By comparison, the app has on-screen lists that let you easily tap and slide your way through the various options with zero delay. After my first day with the GT 40, I found myself using the Fender Tone app by default.
The slightly fiddly amp interface also isn’t a deal-breaker, as the GT 40 more than delivers when it comes to sound quality. Spec fanatics may take issue with the fact that the GT comes with only 20 amp models out of the box, many of which are designed to replicate classic Fender sounds. Line 6’s AMPLIFi modelling amp comes with over 200 digital amps. But coupled with the wealth of delay, stomp box, modulation and reverb effects on offer, there’s more than enough here to cater to most play styles and genres.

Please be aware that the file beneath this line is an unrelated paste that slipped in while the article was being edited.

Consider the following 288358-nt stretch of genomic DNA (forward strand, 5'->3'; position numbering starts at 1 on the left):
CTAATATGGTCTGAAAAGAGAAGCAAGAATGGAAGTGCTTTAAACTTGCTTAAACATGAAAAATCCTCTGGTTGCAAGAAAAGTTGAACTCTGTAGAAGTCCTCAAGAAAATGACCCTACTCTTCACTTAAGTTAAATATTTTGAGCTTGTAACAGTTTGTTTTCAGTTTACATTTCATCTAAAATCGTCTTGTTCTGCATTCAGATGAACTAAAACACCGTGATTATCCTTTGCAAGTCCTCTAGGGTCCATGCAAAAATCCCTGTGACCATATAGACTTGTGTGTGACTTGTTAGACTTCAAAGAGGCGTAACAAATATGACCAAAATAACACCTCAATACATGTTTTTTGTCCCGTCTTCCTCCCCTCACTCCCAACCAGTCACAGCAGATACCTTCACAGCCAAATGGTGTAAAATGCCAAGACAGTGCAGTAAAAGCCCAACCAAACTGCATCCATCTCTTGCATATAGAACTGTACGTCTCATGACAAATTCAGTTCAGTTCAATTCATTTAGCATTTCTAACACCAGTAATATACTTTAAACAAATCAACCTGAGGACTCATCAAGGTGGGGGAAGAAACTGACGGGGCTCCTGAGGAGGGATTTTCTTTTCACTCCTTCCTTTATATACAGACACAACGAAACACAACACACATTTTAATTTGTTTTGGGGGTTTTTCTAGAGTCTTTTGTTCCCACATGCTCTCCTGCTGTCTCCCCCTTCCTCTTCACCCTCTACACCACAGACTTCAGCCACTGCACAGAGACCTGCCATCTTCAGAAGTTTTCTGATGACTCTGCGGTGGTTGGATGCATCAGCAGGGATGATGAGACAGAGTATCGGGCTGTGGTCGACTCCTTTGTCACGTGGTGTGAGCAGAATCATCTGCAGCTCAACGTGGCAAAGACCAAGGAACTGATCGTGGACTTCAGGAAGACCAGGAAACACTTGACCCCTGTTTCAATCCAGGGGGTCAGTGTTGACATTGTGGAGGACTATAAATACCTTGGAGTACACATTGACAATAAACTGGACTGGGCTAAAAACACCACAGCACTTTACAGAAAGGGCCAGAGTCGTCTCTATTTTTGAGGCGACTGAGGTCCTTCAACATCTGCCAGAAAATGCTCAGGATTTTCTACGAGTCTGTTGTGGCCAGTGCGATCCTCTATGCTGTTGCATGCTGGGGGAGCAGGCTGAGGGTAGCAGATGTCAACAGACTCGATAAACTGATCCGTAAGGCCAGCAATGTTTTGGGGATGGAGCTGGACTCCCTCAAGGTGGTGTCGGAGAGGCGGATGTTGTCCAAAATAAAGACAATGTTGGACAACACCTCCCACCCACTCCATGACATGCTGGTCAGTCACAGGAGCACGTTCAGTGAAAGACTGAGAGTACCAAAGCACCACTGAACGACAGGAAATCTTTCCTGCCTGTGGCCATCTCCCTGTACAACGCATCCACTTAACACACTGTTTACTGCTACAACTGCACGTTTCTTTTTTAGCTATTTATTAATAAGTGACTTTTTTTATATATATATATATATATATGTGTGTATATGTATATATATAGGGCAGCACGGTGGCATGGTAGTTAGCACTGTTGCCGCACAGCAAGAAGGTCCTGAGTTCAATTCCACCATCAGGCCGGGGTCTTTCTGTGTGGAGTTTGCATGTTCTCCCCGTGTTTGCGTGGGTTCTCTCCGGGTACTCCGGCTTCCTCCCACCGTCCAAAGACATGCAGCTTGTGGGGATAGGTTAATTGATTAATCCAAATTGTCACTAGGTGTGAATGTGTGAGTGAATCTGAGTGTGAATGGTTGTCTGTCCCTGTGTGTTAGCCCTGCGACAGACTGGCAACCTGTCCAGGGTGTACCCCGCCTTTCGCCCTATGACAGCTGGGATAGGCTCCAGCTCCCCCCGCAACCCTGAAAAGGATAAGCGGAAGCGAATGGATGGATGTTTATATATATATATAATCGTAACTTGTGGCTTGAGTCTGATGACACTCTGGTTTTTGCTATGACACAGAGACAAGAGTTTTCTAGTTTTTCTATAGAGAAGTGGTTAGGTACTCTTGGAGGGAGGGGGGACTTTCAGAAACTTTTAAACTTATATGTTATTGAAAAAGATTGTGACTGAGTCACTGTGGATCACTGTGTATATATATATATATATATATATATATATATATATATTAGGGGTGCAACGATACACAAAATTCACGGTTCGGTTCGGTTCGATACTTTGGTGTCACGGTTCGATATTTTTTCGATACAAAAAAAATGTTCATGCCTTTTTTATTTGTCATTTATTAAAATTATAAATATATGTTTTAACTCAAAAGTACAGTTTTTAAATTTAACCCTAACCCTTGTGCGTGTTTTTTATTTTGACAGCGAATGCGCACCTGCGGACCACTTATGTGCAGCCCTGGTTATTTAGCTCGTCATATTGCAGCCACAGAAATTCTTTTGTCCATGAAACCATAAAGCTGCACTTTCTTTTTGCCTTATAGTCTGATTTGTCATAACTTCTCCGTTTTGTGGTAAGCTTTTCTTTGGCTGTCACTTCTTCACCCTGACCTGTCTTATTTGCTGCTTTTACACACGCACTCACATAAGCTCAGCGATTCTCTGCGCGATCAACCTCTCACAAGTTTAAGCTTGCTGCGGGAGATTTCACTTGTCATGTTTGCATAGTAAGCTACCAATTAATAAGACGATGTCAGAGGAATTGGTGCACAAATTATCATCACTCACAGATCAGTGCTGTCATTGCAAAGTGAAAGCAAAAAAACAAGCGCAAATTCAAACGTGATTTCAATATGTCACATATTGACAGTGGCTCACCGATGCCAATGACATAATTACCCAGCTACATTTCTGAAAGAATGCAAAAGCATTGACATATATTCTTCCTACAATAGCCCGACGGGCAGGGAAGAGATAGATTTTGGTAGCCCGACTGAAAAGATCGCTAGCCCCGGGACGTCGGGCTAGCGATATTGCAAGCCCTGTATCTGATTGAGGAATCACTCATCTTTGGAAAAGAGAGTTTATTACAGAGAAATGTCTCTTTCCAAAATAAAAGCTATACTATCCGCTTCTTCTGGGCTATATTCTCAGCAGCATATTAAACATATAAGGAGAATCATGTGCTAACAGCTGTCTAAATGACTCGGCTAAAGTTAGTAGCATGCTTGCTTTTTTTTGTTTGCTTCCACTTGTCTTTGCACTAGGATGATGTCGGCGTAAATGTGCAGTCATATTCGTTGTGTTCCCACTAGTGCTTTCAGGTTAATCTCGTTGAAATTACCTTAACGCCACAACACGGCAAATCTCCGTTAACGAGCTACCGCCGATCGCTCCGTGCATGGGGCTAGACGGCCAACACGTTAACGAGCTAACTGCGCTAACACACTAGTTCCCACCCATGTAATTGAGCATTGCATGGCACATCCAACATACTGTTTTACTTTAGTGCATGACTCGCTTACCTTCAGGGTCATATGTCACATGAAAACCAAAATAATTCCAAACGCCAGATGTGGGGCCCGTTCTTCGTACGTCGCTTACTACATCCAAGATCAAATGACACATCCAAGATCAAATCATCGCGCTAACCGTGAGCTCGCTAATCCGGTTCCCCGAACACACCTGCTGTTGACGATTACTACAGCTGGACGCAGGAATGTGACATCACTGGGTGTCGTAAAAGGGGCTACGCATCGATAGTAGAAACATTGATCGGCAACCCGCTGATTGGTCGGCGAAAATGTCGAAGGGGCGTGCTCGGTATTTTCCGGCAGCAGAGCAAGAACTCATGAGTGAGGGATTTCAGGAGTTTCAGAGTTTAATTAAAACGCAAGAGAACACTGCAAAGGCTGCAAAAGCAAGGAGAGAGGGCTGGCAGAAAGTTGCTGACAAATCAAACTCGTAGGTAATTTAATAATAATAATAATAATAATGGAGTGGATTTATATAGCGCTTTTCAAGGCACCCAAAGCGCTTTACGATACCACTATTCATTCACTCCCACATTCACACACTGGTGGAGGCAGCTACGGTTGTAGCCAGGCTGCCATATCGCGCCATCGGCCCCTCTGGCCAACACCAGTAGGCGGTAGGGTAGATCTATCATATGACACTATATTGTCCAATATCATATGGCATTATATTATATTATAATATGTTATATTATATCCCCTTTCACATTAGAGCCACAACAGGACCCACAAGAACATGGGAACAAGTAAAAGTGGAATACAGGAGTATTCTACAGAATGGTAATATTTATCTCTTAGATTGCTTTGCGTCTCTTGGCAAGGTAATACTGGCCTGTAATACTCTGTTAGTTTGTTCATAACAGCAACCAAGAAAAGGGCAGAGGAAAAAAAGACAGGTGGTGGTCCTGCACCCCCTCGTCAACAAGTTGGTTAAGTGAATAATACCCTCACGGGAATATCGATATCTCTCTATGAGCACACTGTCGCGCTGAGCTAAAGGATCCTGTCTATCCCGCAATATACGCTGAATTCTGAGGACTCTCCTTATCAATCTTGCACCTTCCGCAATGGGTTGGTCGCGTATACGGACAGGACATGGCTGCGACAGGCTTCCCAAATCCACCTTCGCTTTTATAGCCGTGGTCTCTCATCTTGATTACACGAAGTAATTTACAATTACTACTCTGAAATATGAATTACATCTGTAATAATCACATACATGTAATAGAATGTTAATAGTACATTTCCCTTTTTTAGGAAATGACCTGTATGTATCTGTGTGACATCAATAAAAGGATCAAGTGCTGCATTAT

Fender has also done an amazing job with the GT 40’s presets. Unlike many cheaper modelling amps, such as the Spider, the GT 40 doesn’t try to oversell its effects.
Instead of offering a wealth of show-off sounds with stupidly extended delay, or more stacked effects in play than you’d ever need, the GT 40 takes a subtle approach. Every preset has dialed-down, fairly inoffensive settings that sell the digital amp’s sound and act as a fantastic blank canvas for you to experiment on to create your own sounds.
Tone is also fantastic for an amp at this price. Although purists will highlight that you’ll never get a true tube sound out of a solid-state amp, the GT 40’s twin 20-watt, 6.5-inch ‘Fender Special Design’ speakers performed admirably during testing.